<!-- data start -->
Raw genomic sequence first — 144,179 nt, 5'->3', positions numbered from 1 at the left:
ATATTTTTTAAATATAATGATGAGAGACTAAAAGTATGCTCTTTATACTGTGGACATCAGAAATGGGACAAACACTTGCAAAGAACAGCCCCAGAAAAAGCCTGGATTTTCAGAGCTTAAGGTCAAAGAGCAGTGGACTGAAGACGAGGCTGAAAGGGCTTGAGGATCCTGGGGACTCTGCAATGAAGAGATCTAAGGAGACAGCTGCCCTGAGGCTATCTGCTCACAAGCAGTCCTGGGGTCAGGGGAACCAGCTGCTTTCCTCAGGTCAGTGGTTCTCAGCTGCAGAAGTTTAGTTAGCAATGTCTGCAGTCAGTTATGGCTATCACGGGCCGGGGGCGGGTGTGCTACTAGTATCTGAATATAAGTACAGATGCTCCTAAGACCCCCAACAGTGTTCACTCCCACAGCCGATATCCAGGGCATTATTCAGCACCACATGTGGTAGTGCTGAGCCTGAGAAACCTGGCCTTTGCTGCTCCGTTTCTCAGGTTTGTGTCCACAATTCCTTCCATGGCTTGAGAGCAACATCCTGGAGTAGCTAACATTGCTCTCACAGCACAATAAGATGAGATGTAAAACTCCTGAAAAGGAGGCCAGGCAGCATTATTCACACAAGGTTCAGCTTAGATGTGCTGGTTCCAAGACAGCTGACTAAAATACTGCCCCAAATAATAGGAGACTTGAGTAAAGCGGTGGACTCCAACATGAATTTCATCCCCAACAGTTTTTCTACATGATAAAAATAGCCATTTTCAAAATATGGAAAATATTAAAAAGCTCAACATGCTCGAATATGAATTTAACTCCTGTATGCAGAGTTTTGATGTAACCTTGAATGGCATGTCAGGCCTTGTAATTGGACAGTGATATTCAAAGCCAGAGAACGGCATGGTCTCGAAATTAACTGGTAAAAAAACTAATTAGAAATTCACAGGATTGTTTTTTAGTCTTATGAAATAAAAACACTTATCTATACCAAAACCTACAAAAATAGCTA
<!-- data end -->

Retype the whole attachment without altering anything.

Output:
Raw genomic sequence first — 144,179 nt, 5'->3', positions numbered from 1 at the left:
ATATTTTTTAAATATAATGATGAGAGACTAAAAGTATGCTCTTTATACTGTGGACATCAGAAATGGGACAAACACTTGCAAAGAACAGCCCCAGAAAAAGCCTGGATTTTCAGAGCTTAAGGTCAAAGAGCAGTGGACTGAAGACGAGGCTGAAAGGGCTTGAGGATCCTGGGGACTCTGCAATGAAGAGATCTAAGGAGACAGCTGCCCTGAGGCTATCTGCTCACAAGCAGTCCTGGGGTCAGGGGAACCAGCTGCTTTCCTCAGGTCAGTGGTTCTCAGCTGCAGAAGTTTAGTTAGCAATGTCTGCAGTCAGTTATGGCTATCACGGGCCGGGGGCGGGTGTGCTACTAGTATCTGAATATAAGTACAGATGCTCCTAAGACCCCCAACAGTGTTCACTCCCACAGCCGATATCCAGGGCATTATTCAGCACCACATGTGGTAGTGCTGAGCCTGAGAAACCTGGCCTTTGCTGCTCCGTTTCTCAGGTTTGTGTCCACAATTCCTTCCATGGCTTGAGAGCAACATCCTGGAGTAGCTAACATTGCTCTCACAGCACAATAAGATGAGATGTAAAACTCCTGAAAAGGAGGCCAGGCAGCATTATTCACACAAGGTTCAGCTTAGATGTGCTGGTTCCAAGACAGCTGACTAAAATACTGCCCCAAATAATAGGAGACTTGAGTAAAGCGGTGGACTCCAACATGAATTTCATCCCCAACAGTTTTTCTACATGATAAAAATAGCCATTTTCAAAATATGGAAAATATTAAAAAGCTCAACATGCTCGAATATGAATTTAACTCCTGTATGCAGAGTTTTGATGTAACCTTGAATGGCATGTCAGGCCTTGTAATTGGACAGTGATATTCAAAGCCAGAGAACGGCATGGTCTCGAAATTAACTGGTAAAAAAACTAATTAGAAATTCACAGGATTGTTTTTTAGTCTTATGAAATAAAAACACTTATCTATACCAAAACCTACAAAAATAGCTA